He’s confined to a wheelchair, but that doesn’t keep this neighborhood resident from his urban oasis

It’s impossible to walk your dog, go for a run, or drive by 9916 Cloister without stopping to admire David Smelley’s garden. More than 1,000 ferns, trees and blooms flourish in the tropical oasis he has cultivated in Casa Linda Estates, and the sheer sight of it elicits stares, whispers and brake lights.

Especially when passersby realize that the man responsible for such a glorious plot of earth is confined to a wheelchair.

“I get the impression that some of them admire the fact that I keep as much done as I do,” Smelley says.

In the spring and summer, he rolls through the garden every morning to find out what his plants need — a trick he learned while working in the nursery business.

“You never set your mind to what you’re going to do the next day. That walk-through in the morning tells you what you need to do,” Smelley says. “Punching holes in the ground and planting seeds is relatively easy. The real key to keeping it all growing is that constant monitoring.”

Smelley was introduced to the nursery business at Alexander’s Gardening Center in Oak Cliff during the mid-’70s. The owners nurtured his curiosity about plant growing, and Smelley’s own trial-and-error efforts filled in the gaps to teach him most of the propagation skills he uses today.

He knows, for example, that begonias will reproduce if he trims their leaves and plants them in the earth, or that stobilanthes will proliferate if he lops off a stem and buries it in the ground, or that impatiens must simply be pinched off and placed in moist soil.

“Every plant and every type of plant has a different way of multiplying,” Smelley says. “In my garden, I don’t have a big budget to work with, so a lot of what I do is pick and choose the plants that I want at a nursery or catalog — the ones that I know I can propagate. You spend $10 on two so that you can have 30 or 40 the following year.”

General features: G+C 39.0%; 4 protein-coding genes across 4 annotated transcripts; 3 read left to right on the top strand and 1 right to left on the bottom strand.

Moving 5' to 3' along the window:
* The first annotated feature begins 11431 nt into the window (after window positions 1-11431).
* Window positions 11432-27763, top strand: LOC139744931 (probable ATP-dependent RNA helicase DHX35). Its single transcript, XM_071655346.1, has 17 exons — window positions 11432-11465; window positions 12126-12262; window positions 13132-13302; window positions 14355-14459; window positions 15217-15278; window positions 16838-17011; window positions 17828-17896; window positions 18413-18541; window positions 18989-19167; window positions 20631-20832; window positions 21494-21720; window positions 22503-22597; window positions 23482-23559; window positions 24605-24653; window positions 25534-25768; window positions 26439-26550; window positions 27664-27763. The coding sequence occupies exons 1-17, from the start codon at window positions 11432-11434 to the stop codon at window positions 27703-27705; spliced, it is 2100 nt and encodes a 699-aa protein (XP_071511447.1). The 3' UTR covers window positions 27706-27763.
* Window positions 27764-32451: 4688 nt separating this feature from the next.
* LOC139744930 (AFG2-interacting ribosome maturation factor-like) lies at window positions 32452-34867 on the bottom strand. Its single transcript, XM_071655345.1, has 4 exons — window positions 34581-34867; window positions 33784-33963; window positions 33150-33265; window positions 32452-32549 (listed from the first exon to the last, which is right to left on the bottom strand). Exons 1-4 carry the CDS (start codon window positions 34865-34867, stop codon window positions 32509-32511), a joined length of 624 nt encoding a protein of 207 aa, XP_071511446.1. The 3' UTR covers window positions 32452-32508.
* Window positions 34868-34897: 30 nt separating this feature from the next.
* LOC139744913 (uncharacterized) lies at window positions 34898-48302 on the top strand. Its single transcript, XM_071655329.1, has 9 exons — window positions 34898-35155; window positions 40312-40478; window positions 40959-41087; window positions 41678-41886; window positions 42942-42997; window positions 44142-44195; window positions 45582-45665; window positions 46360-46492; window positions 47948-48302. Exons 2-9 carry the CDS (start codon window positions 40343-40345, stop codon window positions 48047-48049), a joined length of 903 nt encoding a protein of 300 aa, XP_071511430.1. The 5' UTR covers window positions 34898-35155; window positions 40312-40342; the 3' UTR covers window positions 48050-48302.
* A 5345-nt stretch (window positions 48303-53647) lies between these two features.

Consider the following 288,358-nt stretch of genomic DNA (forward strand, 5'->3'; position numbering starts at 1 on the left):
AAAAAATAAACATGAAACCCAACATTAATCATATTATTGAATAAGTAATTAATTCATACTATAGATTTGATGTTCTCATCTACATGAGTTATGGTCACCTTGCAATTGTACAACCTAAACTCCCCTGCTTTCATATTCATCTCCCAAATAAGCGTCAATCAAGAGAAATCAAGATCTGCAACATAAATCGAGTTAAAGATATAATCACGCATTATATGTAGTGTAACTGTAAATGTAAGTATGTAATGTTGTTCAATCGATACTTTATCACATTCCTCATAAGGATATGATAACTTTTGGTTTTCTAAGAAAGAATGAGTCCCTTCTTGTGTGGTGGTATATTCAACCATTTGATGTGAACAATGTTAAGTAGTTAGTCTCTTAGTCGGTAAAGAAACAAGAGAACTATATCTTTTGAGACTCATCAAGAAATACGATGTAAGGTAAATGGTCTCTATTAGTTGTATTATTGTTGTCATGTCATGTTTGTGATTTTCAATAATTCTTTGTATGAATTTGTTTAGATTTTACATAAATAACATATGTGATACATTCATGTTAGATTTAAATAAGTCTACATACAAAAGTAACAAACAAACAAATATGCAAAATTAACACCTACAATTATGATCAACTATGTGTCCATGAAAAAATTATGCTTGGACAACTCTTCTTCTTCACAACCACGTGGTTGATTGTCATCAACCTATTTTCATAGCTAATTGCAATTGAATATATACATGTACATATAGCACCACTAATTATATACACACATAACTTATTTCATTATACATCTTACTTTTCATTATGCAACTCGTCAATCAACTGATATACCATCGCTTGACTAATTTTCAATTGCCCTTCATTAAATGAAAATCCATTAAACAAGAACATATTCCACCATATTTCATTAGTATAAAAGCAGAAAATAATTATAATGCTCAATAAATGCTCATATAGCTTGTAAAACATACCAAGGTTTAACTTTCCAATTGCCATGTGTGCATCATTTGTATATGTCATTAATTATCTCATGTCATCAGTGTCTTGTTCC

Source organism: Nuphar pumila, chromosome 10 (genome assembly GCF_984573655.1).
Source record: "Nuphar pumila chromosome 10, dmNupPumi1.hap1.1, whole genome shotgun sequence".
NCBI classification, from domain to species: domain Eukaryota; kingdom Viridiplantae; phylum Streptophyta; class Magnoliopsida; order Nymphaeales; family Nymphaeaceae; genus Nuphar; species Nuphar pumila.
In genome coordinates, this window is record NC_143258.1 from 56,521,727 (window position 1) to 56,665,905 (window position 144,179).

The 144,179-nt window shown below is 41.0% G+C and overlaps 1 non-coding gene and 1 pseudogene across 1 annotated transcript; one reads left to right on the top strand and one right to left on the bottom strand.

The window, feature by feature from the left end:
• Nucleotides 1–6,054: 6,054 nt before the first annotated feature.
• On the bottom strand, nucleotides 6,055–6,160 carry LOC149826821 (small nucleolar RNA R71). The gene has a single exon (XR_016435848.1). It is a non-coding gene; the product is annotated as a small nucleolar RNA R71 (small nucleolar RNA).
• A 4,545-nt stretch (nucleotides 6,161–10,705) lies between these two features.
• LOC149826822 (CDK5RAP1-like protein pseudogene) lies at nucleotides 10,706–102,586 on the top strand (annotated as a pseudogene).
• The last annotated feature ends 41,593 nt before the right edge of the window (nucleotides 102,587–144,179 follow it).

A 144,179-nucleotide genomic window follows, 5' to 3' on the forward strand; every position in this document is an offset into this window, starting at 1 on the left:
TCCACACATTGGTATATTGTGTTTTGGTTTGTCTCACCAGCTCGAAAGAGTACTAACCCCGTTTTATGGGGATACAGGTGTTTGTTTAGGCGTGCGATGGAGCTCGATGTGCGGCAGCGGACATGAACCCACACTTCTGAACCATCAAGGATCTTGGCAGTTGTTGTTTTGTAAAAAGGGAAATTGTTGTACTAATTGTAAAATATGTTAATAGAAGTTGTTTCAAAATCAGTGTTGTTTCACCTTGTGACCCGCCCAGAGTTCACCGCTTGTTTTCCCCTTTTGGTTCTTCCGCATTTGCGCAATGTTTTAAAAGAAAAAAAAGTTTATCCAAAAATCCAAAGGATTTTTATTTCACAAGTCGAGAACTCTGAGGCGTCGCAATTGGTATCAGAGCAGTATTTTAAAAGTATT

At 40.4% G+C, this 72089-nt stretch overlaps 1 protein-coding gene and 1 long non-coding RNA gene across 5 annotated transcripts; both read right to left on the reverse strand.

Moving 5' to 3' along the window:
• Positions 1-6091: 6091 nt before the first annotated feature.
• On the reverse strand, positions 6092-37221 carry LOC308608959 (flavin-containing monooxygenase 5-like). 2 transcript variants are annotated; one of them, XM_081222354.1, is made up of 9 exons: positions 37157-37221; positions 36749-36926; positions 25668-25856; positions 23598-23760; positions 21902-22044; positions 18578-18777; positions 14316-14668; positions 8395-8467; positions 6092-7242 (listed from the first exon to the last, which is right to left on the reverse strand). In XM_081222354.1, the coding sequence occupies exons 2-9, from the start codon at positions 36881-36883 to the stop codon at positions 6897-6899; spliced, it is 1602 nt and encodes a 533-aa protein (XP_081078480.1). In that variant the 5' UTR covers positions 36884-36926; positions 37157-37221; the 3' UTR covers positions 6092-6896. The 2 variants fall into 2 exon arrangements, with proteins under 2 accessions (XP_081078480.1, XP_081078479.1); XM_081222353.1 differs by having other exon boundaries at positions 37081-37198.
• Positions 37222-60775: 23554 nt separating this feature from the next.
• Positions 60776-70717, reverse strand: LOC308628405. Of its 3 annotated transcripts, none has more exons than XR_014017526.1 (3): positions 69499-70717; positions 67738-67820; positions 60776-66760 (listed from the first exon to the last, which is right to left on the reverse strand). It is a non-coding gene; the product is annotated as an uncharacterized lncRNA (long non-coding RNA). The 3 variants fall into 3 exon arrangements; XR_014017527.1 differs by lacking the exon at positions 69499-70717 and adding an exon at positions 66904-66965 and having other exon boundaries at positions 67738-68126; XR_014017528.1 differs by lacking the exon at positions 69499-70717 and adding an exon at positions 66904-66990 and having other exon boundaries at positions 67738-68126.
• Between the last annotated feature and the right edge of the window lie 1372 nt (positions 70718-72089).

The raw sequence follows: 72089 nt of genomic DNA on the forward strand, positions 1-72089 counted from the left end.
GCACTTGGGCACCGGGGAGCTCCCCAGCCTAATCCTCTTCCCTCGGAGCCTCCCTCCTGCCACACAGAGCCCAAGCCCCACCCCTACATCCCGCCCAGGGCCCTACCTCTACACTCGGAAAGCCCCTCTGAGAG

That’s how Smelley coaxed his garden to overflow with Gerber daisies, passionflowers, morning glories, split-leaf ivy, hibiscus, porcelain berry and dozens more. He began his work in the early ’90s after he moved in with his mother, Julia Morris. It was a car accident in 1981 that shattered Smelley’s spine, making him a paraplegic. He managed on his own for a while, but after a decade of surgeries, Smelley decided he needed help. His mother gave him free reign over the yard, and she has grown to share her son’s passion for plants.

“You have to understand — these are David’s children, and that makes them my grandchildren,” she says. “We’d spend our grocery money on plants if we had to.”

The garden today is the culmination of the last 15 years, Smelley says. It began with only a crop of Japanese maples and an unusually hearty batch of palm seed.

“I started with 200 seed and got about 190 to come up,” Smelley says. “I lucked out that time. Since then, I’ve gotten only five out of every 100 to come up.”

Morris says anything her son touches will grow, but Smelley modestly denies this. He says he can’t grow house ivy — a plant others consider “the easiest thing” — because he always waters it too much. The reason he is successful with other ferns and blooms is because he doesn’t give up on them. The Hawaiian ginger that now climbs to heights of seven feet was planted in four different places over a period of years before he found its sweet spot.

“It’s a willingness to keep doing the trial and error thing until you know exactly what a plant wants,” Smelley says.

It’s partly the challenge that drives him. He describes himself as someone who likes to “push the envelope” by attempting to cultivate plants that don’t normally thrive in Dallas. He also deals with the challenge of toiling in garden beds while sitting in his wheelchair, which requires him to bend over at a 90-degree angle. It also necessitates a planting strategy.

“You have to work backwards,” he says. “Otherwise it’s like painting yourself into a corner when you’ve painted a floor.”

That’s why he likes beds that can be accessed from both sides. And he has other tricks — a dolly system for his hanging plants and a long-handled shovel that helps him dig up weeds and saplings. But it’s much more than the challenges that propel Smelley outside each day — it’s the connection.

“It’s a cop out to just say I do it because I love it, but that’s true. I think really what it boils down to is I feel some kind of kinship with nature. In ancient times I would have been called an elemental person — very in tune with weather and changing seasons,” Smelley says.

“It’s a constant flow that you have to keep up with. It’s part of a reason to keep going.”

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